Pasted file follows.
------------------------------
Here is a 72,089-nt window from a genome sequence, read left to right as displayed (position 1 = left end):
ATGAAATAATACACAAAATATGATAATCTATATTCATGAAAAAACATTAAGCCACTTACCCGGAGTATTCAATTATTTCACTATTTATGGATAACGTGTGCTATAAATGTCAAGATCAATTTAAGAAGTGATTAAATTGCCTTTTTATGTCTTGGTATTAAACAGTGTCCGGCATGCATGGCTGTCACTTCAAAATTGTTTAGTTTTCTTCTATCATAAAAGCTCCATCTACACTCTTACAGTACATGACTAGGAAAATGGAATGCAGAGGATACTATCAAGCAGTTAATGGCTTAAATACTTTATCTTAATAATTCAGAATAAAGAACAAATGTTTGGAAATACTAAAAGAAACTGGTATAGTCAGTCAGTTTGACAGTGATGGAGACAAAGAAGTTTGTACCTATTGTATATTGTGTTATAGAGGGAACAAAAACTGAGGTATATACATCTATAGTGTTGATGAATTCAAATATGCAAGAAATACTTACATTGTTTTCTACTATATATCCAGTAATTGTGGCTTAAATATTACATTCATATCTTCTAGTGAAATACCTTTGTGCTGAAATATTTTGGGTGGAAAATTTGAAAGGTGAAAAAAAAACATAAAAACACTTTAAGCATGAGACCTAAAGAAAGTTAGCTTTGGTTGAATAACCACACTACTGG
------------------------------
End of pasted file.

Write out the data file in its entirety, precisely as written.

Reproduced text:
Here is a 72,089-nt window from a genome sequence, read left to right as displayed (position 1 = left end):
ATGAAATAATACACAAAATATGATAATCTATATTCATGAAAAAACATTAAGCCACTTACCCGGAGTATTCAATTATTTCACTATTTATGGATAACGTGTGCTATAAATGTCAAGATCAATTTAAGAAGTGATTAAATTGCCTTTTTATGTCTTGGTATTAAACAGTGTCCGGCATGCATGGCTGTCACTTCAAAATTGTTTAGTTTTCTTCTATCATAAAAGCTCCATCTACACTCTTACAGTACATGACTAGGAAAATGGAATGCAGAGGATACTATCAAGCAGTTAATGGCTTAAATACTTTATCTTAATAATTCAGAATAAAGAACAAATGTTTGGAAATACTAAAAGAAACTGGTATAGTCAGTCAGTTTGACAGTGATGGAGACAAAGAAGTTTGTACCTATTGTATATTGTGTTATAGAGGGAACAAAAACTGAGGTATATACATCTATAGTGTTGATGAATTCAAATATGCAAGAAATACTTACATTGTTTTCTACTATATATCCAGTAATTGTGGCTTAAATATTACATTCATATCTTCTAGTGAAATACCTTTGTGCTGAAATATTTTGGGTGGAAAATTTGAAAGGTGAAAAAAAAACATAAAAACACTTTAAGCATGAGACCTAAAGAAAGTTAGCTTTGGTTGAATAACCACACTACTGG